Museum Publications: Genealogy Resources in the New York State Military Museum and Veterans Research Center; Veteran Oral History Program Self-Interview Packet; and the Library and Archives Guide.

The museum floor is completely accessible for people using wheelchairs. The research room is currently located in the basement which is only accessible via stairs.

There is no admission charge to visit the museum or use the research center.

Museum Hours:

Tuesday – Saturday: 10:00 a.m. – 4:00 p.m.
Sunday: 12:00 p.m. to 4:00 p.m.

Research Center Hours:

Tuesday – Friday, 10:00 a.m. to 4:00 p.m.
Appointments are required.

If you have a research question you may mail it to:

New York State Military Museum
61 Lake Avenue
Saratoga Springs, NY, 12866

Note: the Museum is closed on Mondays and on all New York State Holidays.

Thanks to @juliasgenes for calling this to our attention on one of the genealogy message boards.  Seems a fitting day to tell it to the readers of Upstate New York Genealogy Blog. – Happy Memorial Day! We thank all veterans past and present for their service.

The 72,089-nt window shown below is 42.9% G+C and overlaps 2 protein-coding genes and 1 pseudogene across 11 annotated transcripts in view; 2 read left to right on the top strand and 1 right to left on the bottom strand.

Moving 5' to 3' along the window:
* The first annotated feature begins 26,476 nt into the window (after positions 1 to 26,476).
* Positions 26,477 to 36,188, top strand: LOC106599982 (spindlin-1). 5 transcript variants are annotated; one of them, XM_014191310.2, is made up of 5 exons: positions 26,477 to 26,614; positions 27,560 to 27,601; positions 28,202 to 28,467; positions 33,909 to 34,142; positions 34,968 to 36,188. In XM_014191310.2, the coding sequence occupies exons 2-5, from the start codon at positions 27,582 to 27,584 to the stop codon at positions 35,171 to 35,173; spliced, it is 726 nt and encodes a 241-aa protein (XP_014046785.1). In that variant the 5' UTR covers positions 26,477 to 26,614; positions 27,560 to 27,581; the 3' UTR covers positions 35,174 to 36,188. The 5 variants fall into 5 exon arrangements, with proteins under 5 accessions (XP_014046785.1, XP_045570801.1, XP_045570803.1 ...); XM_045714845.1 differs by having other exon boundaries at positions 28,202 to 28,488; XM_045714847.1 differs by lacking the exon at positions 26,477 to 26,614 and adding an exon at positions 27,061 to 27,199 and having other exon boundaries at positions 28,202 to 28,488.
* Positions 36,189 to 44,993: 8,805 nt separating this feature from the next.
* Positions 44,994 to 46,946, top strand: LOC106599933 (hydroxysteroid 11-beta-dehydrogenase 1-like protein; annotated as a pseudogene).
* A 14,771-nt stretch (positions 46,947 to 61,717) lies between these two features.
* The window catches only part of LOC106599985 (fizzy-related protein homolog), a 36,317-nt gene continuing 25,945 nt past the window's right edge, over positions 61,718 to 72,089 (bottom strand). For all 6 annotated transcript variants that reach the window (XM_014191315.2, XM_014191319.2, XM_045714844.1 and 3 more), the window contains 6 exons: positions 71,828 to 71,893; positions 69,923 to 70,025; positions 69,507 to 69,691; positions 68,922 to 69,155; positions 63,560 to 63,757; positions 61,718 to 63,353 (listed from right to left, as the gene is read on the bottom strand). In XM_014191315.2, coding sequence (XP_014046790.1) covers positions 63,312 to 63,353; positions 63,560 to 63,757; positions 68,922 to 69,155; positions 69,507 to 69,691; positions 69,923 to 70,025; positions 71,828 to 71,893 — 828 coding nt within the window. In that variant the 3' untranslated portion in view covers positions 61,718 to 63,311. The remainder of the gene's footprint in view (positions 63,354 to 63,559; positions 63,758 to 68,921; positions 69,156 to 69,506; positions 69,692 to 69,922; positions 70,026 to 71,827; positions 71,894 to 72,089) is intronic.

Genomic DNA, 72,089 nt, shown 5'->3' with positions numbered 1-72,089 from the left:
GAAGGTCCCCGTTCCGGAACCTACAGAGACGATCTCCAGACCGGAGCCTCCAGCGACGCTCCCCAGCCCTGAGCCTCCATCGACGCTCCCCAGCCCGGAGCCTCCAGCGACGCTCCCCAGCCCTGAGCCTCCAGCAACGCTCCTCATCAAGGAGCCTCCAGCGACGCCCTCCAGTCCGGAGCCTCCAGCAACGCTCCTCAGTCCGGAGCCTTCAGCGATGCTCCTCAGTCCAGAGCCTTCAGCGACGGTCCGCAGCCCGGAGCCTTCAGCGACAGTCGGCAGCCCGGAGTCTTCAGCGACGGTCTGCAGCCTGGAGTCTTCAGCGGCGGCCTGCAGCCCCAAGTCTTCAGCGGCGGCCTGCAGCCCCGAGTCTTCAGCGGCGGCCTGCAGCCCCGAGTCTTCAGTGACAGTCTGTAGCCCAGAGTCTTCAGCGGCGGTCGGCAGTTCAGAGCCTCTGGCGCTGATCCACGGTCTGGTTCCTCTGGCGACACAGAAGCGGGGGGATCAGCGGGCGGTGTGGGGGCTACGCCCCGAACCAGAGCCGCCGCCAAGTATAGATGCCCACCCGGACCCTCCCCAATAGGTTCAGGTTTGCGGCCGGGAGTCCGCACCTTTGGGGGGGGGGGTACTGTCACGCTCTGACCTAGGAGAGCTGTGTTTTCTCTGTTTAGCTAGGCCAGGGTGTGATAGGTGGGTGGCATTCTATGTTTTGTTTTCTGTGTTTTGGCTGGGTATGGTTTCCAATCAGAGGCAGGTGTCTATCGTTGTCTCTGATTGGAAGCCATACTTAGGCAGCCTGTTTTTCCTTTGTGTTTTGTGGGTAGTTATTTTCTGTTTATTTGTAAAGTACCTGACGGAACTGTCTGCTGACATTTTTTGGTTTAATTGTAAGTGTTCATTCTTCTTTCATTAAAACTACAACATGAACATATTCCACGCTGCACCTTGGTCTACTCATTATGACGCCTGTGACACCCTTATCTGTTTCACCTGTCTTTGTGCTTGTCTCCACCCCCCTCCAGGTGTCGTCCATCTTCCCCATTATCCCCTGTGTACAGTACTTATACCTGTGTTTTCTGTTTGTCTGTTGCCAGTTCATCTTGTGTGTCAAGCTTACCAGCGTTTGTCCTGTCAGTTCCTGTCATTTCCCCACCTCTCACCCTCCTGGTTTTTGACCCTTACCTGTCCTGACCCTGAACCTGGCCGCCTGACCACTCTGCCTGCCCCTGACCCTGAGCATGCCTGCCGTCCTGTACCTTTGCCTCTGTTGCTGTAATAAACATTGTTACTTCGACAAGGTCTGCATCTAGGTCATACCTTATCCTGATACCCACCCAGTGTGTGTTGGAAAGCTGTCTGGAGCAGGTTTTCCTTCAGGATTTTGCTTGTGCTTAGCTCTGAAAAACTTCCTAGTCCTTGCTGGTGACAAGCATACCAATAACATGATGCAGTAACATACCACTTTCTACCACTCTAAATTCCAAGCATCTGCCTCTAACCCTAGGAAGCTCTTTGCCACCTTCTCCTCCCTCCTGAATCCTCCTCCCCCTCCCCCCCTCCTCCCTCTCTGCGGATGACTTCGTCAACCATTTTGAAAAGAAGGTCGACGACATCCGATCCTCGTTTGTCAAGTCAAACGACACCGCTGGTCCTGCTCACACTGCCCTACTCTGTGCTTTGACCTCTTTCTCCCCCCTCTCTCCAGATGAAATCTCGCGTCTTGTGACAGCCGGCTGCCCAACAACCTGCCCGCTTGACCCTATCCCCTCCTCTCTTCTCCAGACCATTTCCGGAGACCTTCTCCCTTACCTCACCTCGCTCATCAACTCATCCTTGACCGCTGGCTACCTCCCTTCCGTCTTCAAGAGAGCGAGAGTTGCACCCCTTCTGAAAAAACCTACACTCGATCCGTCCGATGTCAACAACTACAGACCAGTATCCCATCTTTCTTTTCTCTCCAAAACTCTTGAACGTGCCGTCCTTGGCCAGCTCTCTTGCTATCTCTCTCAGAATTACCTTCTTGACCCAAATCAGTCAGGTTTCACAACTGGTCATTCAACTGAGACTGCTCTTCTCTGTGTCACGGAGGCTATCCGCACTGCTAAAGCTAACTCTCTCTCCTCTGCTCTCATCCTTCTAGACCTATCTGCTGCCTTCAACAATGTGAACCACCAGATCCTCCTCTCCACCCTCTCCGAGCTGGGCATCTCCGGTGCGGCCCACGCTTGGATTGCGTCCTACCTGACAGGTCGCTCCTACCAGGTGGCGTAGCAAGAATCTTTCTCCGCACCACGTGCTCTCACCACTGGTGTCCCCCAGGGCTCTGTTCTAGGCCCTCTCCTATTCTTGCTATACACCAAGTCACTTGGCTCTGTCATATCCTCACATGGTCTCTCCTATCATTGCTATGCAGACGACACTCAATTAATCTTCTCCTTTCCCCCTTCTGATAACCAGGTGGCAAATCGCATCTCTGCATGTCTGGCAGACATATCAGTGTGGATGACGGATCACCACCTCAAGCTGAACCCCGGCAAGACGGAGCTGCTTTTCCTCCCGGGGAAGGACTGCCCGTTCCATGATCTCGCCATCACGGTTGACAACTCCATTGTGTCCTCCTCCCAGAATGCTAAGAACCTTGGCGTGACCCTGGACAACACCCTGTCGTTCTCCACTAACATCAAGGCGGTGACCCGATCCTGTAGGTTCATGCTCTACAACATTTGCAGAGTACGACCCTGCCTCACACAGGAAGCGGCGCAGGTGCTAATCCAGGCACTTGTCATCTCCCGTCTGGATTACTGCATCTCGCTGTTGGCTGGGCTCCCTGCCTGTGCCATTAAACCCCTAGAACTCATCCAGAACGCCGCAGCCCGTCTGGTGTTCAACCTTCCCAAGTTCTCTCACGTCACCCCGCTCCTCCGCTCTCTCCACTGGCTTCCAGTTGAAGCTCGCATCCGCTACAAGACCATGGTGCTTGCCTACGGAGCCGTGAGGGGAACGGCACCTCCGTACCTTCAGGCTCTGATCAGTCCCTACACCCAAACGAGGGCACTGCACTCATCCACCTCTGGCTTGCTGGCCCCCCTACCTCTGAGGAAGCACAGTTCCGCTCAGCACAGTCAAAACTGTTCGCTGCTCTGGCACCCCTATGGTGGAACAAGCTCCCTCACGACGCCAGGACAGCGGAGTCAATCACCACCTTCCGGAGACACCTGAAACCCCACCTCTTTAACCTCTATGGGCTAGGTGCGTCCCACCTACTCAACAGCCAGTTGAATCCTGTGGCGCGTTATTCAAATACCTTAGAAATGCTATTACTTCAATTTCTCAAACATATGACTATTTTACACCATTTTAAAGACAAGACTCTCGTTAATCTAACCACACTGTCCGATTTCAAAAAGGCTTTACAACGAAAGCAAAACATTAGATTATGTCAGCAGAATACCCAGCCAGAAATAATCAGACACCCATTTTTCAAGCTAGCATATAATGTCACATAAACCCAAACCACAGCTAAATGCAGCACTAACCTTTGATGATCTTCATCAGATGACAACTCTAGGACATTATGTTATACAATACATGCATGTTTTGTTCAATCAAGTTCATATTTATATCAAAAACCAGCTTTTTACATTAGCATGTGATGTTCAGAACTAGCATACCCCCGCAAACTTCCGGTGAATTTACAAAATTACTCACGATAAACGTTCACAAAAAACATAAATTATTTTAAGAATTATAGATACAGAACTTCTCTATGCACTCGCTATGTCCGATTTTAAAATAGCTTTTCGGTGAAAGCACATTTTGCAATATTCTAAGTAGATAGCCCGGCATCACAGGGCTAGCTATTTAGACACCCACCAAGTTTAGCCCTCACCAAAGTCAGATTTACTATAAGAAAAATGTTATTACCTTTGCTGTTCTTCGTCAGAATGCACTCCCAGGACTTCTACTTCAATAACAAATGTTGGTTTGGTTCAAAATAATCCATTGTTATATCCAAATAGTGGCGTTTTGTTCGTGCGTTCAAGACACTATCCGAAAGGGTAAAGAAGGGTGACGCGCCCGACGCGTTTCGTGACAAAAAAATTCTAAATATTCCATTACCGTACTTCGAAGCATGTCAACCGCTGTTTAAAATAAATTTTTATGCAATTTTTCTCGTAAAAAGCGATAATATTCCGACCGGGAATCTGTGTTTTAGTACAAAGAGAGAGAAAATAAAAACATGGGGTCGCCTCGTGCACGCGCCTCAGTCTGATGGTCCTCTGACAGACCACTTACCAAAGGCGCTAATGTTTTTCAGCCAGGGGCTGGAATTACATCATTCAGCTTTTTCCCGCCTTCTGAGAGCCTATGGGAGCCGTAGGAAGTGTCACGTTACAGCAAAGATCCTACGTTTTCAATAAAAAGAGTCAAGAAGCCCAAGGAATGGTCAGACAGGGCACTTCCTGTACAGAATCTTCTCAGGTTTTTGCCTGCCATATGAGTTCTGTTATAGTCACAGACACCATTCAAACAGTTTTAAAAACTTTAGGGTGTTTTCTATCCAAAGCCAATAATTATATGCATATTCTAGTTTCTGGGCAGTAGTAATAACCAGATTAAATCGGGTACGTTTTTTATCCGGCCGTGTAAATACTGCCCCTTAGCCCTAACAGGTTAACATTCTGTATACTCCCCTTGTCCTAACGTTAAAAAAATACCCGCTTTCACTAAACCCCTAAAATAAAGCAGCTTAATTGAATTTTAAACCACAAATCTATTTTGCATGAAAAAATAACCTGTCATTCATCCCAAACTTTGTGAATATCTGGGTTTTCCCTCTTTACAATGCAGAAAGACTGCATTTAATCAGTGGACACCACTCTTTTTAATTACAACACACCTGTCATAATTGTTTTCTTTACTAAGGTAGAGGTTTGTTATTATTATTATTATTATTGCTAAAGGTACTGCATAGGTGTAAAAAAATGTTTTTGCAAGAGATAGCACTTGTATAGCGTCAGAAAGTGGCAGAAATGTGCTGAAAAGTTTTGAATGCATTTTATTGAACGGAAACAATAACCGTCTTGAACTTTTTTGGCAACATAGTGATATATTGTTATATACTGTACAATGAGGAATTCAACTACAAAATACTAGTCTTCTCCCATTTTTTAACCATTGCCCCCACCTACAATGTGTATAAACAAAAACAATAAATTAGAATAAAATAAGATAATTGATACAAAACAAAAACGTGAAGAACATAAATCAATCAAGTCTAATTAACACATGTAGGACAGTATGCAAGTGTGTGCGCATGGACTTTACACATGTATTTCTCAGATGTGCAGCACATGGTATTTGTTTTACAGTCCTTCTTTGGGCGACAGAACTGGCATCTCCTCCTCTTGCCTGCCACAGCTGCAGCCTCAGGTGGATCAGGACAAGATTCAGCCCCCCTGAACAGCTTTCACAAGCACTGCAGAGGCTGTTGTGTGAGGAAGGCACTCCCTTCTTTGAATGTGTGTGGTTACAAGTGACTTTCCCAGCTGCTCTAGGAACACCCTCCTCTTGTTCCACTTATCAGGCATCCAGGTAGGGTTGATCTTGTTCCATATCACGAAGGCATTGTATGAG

Check out their website and get directions to visit.

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9 Responses to “The New York State Military Museum and Veterans Research Center”

  • Displaced NYer:

    I’m so very pleased that I found your blog and joined for updates. I have a gr. gr. grandfather who was a member of Post 378 of the GAR. I’ve been trying to find out if the records of that post and their memorabilia has been saved anywhere. My grandfather told me that my gr. gr. grandfather donated most of his civil war things to the Post way back when. Your update now gives me another avenue to check out to see if I can find anything more. Thanks so much. Only wish I lived closer!

  • nygenes1:

    Thank you for the nice comment. There is always hope, we just have to keep digging. Many of thos old GAR records made their way into the local or county historical societies. You might want to check with them. Usually a local VFW or American Legion might have a historian that could tell you where they might be also.

  • Displaced NYer: